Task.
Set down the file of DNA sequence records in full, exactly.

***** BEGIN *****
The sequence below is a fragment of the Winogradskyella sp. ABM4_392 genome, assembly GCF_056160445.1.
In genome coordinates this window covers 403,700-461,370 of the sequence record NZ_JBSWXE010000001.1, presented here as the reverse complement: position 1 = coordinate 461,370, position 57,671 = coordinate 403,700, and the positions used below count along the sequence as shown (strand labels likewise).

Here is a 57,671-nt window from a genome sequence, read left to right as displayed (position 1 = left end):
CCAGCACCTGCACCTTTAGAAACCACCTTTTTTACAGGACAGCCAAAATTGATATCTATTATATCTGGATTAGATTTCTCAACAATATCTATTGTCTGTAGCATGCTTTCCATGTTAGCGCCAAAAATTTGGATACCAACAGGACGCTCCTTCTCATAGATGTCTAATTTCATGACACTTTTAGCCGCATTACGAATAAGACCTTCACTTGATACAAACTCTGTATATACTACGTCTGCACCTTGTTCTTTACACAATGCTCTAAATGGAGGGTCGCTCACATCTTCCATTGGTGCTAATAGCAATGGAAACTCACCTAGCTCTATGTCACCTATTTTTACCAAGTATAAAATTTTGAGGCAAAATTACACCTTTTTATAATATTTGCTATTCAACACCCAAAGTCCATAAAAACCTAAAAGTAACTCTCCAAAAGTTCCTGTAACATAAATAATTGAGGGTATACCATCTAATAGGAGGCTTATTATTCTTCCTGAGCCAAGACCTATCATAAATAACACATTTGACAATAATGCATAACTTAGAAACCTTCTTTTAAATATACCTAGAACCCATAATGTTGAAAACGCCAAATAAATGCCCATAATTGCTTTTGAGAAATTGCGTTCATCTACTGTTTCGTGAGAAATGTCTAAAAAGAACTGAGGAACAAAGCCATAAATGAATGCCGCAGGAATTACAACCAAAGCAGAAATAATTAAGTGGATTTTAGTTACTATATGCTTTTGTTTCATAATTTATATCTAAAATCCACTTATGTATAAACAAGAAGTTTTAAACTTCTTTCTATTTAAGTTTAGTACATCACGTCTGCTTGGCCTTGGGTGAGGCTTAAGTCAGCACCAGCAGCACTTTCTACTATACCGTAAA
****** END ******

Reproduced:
The sequence below is a fragment of the Winogradskyella sp. ABM4_392 genome, assembly GCF_056160445.1.
In genome coordinates this window covers 403,700-461,370 of the sequence record NZ_JBSWXE010000001.1, presented here as the reverse complement: position 1 = coordinate 461,370, position 57,671 = coordinate 403,700, and the positions used below count along the sequence as shown (strand labels likewise).

Here is a 57,671-nt window from a genome sequence, read left to right as displayed (position 1 = left end):
CCAGCACCTGCACCTTTAGAAACCACCTTTTTTACAGGACAGCCAAAATTGATATCTATTATATCTGGATTAGATTTCTCAACAATATCTATTGTCTGTAGCATGCTTTCCATGTTAGCGCCAAAAATTTGGATACCAACAGGACGCTCCTTCTCATAGATGTCTAATTTCATGACACTTTTAGCCGCATTACGAATAAGACCTTCACTTGATACAAACTCTGTATATACTACGTCTGCACCTTGTTCTTTACACAATGCTCTAAATGGAGGGTCGCTCACATCTTCCATTGGTGCTAATAGCAATGGAAACTCACCTAGCTCTATGTCACCTATTTTTACCAAGTATAAAATTTTGAGGCAAAATTACACCTTTTTATAATATTTGCTATTCAACACCCAAAGTCCATAAAAACCTAAAAGTAACTCTCCAAAAGTTCCTGTAACATAAATAATTGAGGGTATACCATCTAATAGGAGGCTTATTATTCTTCCTGAGCCAAGACCTATCATAAATAACACATTTGACAATAATGCATAACTTAGAAACCTTCTTTTAAATATACCTAGAACCCATAATGTTGAAAACGCCAAATAAATGCCCATAATTGCTTTTGAGAAATTGCGTTCATCTACTGTTTCGTGAGAAATGTCTAAAAAGAACTGAGGAACAAAGCCATAAATGAATGCCGCAGGAATTACAACCAAAGCAGAAATAATTAAGTGGATTTTAGTTACTATATGCTTTTGTTTCATAATTTATATCTAAAATCCACTTATGTATAAACAAGAAGTTTTAAACTTCTTTCTATTTAAGTTTAGTACATCACGTCTGCTTGGCCTTGGGTGAGGCTTAAGTCAGCACCAGCAGCACTTTCTACTATACCGTAAA